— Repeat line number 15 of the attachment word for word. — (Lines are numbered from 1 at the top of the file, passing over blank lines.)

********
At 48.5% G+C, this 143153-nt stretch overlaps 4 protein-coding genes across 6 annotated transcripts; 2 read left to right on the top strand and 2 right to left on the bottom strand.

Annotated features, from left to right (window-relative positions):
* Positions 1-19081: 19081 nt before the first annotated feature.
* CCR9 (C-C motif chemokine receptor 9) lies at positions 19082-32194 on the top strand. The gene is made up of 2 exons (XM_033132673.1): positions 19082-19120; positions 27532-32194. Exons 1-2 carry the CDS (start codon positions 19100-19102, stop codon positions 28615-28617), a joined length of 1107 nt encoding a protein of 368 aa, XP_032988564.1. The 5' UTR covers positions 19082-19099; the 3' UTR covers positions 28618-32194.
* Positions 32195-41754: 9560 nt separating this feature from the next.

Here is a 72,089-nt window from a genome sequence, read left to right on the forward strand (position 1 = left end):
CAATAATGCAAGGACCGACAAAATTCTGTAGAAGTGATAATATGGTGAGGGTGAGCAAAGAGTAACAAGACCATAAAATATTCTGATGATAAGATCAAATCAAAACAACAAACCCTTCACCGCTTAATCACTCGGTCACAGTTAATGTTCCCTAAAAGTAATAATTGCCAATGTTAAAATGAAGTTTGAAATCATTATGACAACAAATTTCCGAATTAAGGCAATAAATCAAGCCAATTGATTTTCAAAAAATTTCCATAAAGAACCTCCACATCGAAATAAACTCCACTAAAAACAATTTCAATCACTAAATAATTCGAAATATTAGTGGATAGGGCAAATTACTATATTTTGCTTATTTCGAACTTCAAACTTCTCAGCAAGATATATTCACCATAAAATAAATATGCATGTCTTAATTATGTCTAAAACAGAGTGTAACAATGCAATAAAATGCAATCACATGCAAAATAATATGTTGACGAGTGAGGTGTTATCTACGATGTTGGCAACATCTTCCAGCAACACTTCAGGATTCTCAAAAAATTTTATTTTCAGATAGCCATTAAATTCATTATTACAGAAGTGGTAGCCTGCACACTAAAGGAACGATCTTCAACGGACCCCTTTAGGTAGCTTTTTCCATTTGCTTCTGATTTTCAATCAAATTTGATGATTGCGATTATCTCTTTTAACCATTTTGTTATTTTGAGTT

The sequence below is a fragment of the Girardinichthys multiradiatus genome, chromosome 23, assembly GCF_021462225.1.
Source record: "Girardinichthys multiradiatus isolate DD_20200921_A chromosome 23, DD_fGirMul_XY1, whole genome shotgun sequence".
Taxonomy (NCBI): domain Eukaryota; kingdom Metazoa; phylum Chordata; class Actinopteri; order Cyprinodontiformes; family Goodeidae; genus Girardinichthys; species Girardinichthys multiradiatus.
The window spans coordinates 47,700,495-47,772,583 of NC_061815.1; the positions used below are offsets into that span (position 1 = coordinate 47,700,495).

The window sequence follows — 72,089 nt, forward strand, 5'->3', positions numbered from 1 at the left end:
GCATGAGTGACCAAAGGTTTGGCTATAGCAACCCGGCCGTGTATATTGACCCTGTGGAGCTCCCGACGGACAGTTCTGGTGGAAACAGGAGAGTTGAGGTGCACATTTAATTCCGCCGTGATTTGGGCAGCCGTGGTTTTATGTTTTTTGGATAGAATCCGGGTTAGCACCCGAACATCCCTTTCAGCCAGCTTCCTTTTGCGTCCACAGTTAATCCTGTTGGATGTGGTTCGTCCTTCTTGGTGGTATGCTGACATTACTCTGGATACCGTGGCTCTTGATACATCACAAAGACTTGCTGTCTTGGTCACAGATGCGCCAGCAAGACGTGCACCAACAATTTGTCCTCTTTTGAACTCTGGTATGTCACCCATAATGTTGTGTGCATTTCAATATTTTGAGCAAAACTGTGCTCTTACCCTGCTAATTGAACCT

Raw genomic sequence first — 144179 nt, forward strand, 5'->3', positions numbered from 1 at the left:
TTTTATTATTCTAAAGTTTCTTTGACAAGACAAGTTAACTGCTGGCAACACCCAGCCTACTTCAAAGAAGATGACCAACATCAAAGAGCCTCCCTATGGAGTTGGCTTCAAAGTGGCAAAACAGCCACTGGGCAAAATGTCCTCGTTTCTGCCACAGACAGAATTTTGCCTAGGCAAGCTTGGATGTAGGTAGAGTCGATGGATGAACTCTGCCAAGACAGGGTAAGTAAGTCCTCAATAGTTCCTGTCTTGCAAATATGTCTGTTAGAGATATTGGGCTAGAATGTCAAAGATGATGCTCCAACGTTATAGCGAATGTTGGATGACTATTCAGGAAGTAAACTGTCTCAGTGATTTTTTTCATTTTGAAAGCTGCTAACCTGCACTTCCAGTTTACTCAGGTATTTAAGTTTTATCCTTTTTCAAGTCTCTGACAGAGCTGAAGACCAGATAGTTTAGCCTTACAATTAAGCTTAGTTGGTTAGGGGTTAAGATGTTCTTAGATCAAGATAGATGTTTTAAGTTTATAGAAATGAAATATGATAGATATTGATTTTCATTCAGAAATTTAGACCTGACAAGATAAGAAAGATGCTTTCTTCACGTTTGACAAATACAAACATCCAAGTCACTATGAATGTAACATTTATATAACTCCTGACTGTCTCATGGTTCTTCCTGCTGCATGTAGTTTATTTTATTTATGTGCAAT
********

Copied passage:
TTTTATTATTCTAAAGTTTCTTTGACAAGACAAGTTAACTGCTGGCAACACCCAGCCTACTTCAAAGAAGATGACCAACATCAAAGAGCCTCCCTATGGAGTTGGCTTCAAAGTGGCAAAACAGCCACTGGGCAAAATGTCCTCGTTTCTGCCACAGACAGAATTTTGCCTAGGCAAGCTTGGATGTAGGTAGAGTCGATGGATGAACTCTGCCAAGACAGGGTAAGTAAGTCCTCAATAGTTCCTGTCTTGCAAATATGTCTGTTAGAGATATTGGGCTAGAATGTCAAAGATGATGCTCCAACGTTATAGCGAATGTTGGATGACTATTCAGGAAGTAAACTGTCTCAGTGATTTTTTTCATTTTGAAAGCTGCTAACCTGCACTTCCAGTTTACTCAGGTATTTAAGTTTTATCCTTTTTCAAGTCTCTGACAGAGCTGAAGACCAGATAGTTTAGCCTTACAATTAAGCTTAGTTGGTTAGGGGTTAAGATGTTCTTAGATCAAGATAGATGTTTTAAGTTTATAGAAATGAAATATGATAGATATTGATTTTCATTCAGAAATTTAGACCTGACAAGATAAGAAAGATGCTTTCTTCACGTTTGACAAATACAAACATCCAAGTCACTATGAATGTAACATTTATATAACTCCTGACTGTCTCATGGTTCTTCCTGCTGCATGTAGTTTATTTTATTTATGTGCAAT